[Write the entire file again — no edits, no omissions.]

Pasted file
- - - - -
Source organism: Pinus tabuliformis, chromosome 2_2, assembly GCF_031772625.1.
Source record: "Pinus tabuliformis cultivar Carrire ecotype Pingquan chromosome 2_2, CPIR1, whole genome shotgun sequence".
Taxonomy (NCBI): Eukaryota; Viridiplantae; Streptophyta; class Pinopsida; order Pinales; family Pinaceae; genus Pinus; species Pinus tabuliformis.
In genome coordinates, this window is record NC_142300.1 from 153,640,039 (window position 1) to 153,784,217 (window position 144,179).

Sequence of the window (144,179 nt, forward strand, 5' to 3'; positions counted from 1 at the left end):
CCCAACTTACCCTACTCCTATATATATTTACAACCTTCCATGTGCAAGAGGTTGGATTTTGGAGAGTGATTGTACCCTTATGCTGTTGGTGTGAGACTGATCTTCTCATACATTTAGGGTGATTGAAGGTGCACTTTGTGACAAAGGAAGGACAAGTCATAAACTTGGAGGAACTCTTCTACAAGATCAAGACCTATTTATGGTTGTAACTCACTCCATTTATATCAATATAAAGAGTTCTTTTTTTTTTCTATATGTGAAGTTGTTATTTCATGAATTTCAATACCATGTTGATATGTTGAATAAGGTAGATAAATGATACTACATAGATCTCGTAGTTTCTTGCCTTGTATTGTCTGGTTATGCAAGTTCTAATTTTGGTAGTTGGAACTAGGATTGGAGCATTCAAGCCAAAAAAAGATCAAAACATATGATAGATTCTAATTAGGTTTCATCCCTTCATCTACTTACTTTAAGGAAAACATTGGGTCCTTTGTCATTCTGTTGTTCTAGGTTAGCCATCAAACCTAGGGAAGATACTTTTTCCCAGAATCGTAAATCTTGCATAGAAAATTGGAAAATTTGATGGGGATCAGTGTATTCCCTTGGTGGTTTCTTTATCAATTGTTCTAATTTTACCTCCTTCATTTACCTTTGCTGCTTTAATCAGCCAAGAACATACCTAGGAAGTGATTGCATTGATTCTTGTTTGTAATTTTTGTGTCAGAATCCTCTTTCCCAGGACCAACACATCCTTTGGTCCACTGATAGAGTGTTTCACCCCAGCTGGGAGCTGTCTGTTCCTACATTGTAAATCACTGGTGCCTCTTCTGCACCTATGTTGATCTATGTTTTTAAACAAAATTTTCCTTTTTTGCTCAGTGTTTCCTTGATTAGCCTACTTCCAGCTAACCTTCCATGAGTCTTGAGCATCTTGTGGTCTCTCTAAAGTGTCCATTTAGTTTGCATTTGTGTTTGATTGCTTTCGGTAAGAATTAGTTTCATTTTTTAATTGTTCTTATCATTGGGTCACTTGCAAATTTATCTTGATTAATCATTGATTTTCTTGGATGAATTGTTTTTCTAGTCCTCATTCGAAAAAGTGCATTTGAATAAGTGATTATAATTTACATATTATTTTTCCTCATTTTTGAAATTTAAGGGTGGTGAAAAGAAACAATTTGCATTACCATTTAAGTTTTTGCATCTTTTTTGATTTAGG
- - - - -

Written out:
Source organism: Pinus tabuliformis, chromosome 2_2, assembly GCF_031772625.1.
Source record: "Pinus tabuliformis cultivar Carrire ecotype Pingquan chromosome 2_2, CPIR1, whole genome shotgun sequence".
Taxonomy (NCBI): Eukaryota; Viridiplantae; Streptophyta; class Pinopsida; order Pinales; family Pinaceae; genus Pinus; species Pinus tabuliformis.
In genome coordinates, this window is record NC_142300.1 from 153,640,039 (window position 1) to 153,784,217 (window position 144,179).

Sequence of the window (144,179 nt, forward strand, 5' to 3'; positions counted from 1 at the left end):
CCCAACTTACCCTACTCCTATATATATTTACAACCTTCCATGTGCAAGAGGTTGGATTTTGGAGAGTGATTGTACCCTTATGCTGTTGGTGTGAGACTGATCTTCTCATACATTTAGGGTGATTGAAGGTGCACTTTGTGACAAAGGAAGGACAAGTCATAAACTTGGAGGAACTCTTCTACAAGATCAAGACCTATTTATGGTTGTAACTCACTCCATTTATATCAATATAAAGAGTTCTTTTTTTTTTCTATATGTGAAGTTGTTATTTCATGAATTTCAATACCATGTTGATATGTTGAATAAGGTAGATAAATGATACTACATAGATCTCGTAGTTTCTTGCCTTGTATTGTCTGGTTATGCAAGTTCTAATTTTGGTAGTTGGAACTAGGATTGGAGCATTCAAGCCAAAAAAAGATCAAAACATATGATAGATTCTAATTAGGTTTCATCCCTTCATCTACTTACTTTAAGGAAAACATTGGGTCCTTTGTCATTCTGTTGTTCTAGGTTAGCCATCAAACCTAGGGAAGATACTTTTTCCCAGAATCGTAAATCTTGCATAGAAAATTGGAAAATTTGATGGGGATCAGTGTATTCCCTTGGTGGTTTCTTTATCAATTGTTCTAATTTTACCTCCTTCATTTACCTTTGCTGCTTTAATCAGCCAAGAACATACCTAGGAAGTGATTGCATTGATTCTTGTTTGTAATTTTTGTGTCAGAATCCTCTTTCCCAGGACCAACACATCCTTTGGTCCACTGATAGAGTGTTTCACCCCAGCTGGGAGCTGTCTGTTCCTACATTGTAAATCACTGGTGCCTCTTCTGCACCTATGTTGATCTATGTTTTTAAACAAAATTTTCCTTTTTTGCTCAGTGTTTCCTTGATTAGCCTACTTCCAGCTAACCTTCCATGAGTCTTGAGCATCTTGTGGTCTCTCTAAAGTGTCCATTTAGTTTGCATTTGTGTTTGATTGCTTTCGGTAAGAATTAGTTTCATTTTTTAATTGTTCTTATCATTGGGTCACTTGCAAATTTATCTTGATTAATCATTGATTTTCTTGGATGAATTGTTTTTCTAGTCCTCATTCGAAAAAGTGCATTTGAATAAGTGATTATAATTTACATATTATTTTTCCTCATTTTTGAAATTTAAGGGTGGTGAAAAGAAACAATTTGCATTACCATTTAAGTTTTTGCATCTTTTTTGATTTAGG